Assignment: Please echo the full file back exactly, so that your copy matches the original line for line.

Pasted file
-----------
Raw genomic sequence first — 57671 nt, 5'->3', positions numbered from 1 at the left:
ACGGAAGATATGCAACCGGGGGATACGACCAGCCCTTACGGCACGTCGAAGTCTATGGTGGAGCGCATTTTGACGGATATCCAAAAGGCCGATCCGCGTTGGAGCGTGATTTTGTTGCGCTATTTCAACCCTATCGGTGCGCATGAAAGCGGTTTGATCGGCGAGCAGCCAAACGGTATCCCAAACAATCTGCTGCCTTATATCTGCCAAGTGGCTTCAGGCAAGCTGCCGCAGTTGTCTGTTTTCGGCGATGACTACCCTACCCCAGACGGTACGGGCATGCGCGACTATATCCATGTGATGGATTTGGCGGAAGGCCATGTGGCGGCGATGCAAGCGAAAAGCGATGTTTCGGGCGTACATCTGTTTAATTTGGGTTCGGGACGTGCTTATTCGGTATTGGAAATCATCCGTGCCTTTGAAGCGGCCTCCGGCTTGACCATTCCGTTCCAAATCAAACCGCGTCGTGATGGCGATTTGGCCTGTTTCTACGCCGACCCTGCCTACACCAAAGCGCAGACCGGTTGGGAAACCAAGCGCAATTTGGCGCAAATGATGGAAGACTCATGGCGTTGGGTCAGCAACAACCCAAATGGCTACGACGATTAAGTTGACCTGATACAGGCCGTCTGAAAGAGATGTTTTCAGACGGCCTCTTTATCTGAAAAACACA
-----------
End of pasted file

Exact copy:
Raw genomic sequence first — 57671 nt, 5'->3', positions numbered from 1 at the left:
ACGGAAGATATGCAACCGGGGGATACGACCAGCCCTTACGGCACGTCGAAGTCTATGGTGGAGCGCATTTTGACGGATATCCAAAAGGCCGATCCGCGTTGGAGCGTGATTTTGTTGCGCTATTTCAACCCTATCGGTGCGCATGAAAGCGGTTTGATCGGCGAGCAGCCAAACGGTATCCCAAACAATCTGCTGCCTTATATCTGCCAAGTGGCTTCAGGCAAGCTGCCGCAGTTGTCTGTTTTCGGCGATGACTACCCTACCCCAGACGGTACGGGCATGCGCGACTATATCCATGTGATGGATTTGGCGGAAGGCCATGTGGCGGCGATGCAAGCGAAAAGCGATGTTTCGGGCGTACATCTGTTTAATTTGGGTTCGGGACGTGCTTATTCGGTATTGGAAATCATCCGTGCCTTTGAAGCGGCCTCCGGCTTGACCATTCCGTTCCAAATCAAACCGCGTCGTGATGGCGATTTGGCCTGTTTCTACGCCGACCCTGCCTACACCAAAGCGCAGACCGGTTGGGAAACCAAGCGCAATTTGGCGCAAATGATGGAAGACTCATGGCGTTGGGTCAGCAACAACCCAAATGGCTACGACGATTAAGTTGACCTGATACAGGCCGTCTGAAAGAGATGTTTTCAGACGGCCTCTTTATCTGAAAAACACA